The acclaimed health benefit of drinking alcohol goes down hill fast with successive drinks.
STROKE RISK One alcoholic drink a day may help prevent fatty deposits that lead to heart attack and stroke. But having more than four drinks a day raises the risk of stroke even more than heavy smoking does, say Italian and Austrian neurologists who studied 826 adults. (Jean Carper, "Eat Smart," USA Weekend, July 17-19, 1998, p. 12.)
Imbibers of beverage alcohol recently rejoiced at the news favoring alcohol as helpful in one's daily diet. Their spirits may be somewhat dampened, though, regarding some disclaimers accompanying those accounts.
CHOLESTEROL-CUTTING CHAMP Some scientists have wondered whether other alcohol can duplicate red wine's benefits. One answer: Red wine neutralizes the danger of bad LDL cholesterol better than white wine, beer or red grape juice, Japanese cardiologists have found. . . . Drinking white wine actually aggravated the danger. Beer and red grape juice had no effect. (Ibid.)
At best, the consumption of alcohol has little benefit to the human body. At worst, drinking alcohol reduces the efficiency of and harms one's body. Alcohol may also dull the appetite, resulting in withholding from one's body the much needed vitamins therein. Too much alcohol, over four glasses a day, poses a serious health risk. There are better and safer alternatives to promote good health beyond what alcohol may promise. Besides, after supposing themselves to have the medical industry's approval, social drinkers often meet or exceed amounts cited in disclaimers -- with little or no thought that they may be harming their bodies. Unfortunately, recent news about a health benefit attributed to alcohol doubtless will cause drinkers to imbibe with a false sense of security.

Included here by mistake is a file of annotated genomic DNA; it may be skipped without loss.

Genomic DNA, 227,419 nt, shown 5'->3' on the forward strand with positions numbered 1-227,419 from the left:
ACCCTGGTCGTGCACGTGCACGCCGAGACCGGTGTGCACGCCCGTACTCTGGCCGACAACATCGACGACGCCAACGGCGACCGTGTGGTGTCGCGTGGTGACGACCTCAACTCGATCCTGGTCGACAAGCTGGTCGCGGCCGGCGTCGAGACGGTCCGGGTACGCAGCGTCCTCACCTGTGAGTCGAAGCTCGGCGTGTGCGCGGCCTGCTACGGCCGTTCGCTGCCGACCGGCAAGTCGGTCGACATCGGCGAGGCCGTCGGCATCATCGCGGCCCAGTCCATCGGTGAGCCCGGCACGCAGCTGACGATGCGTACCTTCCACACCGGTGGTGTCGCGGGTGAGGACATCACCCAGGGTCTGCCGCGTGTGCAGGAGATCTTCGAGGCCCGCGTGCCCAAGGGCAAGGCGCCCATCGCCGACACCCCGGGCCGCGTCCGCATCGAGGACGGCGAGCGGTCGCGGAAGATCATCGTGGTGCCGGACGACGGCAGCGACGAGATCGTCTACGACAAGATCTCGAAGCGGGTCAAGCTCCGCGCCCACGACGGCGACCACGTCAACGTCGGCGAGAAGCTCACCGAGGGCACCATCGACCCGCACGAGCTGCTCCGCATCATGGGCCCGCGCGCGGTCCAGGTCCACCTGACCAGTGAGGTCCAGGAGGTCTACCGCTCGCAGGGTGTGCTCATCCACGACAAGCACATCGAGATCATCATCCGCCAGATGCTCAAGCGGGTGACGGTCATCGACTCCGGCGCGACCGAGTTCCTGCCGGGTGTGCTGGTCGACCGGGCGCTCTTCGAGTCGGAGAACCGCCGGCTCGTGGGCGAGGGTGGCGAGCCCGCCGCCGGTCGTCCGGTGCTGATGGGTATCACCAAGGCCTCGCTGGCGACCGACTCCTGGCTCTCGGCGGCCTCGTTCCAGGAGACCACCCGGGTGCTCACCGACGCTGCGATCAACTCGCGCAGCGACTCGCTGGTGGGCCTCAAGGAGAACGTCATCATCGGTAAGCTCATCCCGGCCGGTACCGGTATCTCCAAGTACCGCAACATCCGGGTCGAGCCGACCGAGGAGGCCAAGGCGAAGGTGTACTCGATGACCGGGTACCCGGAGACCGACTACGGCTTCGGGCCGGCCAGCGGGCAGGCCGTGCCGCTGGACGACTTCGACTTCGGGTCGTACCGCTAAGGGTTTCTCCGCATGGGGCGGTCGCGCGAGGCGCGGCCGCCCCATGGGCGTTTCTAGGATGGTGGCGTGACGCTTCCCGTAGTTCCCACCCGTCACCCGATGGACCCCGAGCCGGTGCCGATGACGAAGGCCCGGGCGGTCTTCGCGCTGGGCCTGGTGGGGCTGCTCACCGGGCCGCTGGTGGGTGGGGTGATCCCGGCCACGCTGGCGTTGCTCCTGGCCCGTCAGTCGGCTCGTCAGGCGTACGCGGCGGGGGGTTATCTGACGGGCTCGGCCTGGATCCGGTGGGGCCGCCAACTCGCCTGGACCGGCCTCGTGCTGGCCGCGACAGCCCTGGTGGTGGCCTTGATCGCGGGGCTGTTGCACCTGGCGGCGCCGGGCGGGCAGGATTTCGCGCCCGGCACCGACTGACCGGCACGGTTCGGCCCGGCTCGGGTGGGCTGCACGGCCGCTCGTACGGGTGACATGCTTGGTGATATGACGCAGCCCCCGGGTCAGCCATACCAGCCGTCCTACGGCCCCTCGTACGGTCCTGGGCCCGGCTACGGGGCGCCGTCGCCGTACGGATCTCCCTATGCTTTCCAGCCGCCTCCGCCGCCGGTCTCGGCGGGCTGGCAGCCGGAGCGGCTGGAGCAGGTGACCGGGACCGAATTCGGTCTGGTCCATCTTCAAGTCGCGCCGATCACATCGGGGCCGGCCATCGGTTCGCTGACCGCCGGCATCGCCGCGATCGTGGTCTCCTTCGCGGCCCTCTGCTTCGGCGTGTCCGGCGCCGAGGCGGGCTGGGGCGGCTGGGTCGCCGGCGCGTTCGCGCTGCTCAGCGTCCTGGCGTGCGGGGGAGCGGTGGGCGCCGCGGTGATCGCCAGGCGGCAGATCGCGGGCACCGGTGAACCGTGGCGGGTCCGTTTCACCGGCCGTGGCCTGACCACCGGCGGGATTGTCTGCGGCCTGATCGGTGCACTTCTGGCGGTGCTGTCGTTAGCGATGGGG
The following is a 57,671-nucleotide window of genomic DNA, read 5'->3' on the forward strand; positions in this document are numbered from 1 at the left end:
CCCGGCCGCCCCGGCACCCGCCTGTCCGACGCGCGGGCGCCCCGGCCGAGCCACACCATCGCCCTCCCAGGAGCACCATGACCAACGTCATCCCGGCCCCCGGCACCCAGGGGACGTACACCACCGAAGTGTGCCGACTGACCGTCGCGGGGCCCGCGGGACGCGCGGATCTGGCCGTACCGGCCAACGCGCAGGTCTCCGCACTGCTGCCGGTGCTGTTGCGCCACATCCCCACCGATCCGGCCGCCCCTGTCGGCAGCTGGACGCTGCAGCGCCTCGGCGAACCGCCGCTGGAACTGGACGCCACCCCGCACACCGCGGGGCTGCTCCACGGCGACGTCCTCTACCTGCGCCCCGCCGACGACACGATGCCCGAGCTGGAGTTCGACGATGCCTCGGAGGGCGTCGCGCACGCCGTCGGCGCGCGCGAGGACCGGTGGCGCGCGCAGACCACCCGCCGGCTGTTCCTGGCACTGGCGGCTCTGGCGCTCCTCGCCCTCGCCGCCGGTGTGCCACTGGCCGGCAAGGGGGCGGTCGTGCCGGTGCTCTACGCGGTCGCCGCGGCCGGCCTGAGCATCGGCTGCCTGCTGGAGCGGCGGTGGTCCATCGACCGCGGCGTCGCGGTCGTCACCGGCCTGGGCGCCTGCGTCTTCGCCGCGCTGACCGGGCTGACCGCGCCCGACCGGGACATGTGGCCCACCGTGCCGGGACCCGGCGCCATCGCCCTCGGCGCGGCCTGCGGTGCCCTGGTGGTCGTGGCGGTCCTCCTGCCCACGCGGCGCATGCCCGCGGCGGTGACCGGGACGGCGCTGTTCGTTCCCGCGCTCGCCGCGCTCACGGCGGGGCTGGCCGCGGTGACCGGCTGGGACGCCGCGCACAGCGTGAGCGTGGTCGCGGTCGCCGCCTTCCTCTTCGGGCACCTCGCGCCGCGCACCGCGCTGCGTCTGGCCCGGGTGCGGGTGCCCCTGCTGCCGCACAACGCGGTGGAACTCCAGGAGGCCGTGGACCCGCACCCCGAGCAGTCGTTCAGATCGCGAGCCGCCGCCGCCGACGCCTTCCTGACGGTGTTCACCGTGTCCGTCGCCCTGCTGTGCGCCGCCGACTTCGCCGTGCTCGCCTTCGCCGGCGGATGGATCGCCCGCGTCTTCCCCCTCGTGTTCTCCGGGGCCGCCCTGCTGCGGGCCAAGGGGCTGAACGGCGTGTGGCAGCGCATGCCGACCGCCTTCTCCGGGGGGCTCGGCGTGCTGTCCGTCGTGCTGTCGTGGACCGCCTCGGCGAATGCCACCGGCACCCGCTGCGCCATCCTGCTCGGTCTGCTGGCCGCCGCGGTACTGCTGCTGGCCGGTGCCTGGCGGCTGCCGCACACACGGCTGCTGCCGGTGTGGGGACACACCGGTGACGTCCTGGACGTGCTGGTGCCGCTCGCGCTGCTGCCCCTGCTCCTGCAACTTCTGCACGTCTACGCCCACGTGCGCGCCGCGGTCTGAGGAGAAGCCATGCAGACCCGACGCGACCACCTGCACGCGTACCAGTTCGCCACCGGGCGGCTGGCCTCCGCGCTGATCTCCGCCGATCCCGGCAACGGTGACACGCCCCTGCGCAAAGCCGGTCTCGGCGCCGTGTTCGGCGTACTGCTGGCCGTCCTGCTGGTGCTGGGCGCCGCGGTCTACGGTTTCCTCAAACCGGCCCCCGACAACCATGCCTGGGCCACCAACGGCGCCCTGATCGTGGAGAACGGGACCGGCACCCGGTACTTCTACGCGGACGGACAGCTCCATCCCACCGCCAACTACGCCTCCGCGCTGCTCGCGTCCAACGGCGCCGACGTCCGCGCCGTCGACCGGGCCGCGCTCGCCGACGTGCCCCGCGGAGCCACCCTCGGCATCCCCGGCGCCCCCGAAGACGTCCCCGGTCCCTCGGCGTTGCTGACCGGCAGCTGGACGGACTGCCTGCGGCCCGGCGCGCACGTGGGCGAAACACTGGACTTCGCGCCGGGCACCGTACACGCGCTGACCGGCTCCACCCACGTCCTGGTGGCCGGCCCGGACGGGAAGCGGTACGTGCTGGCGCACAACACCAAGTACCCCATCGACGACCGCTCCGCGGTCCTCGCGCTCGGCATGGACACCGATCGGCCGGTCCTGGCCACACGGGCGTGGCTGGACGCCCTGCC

[Editor's Note: A book entitled Beverage Alcohol, written by the Editor is available for sale ($3.50 + S&H). This title is published in paperback format. Please contact us via email to purchase it.]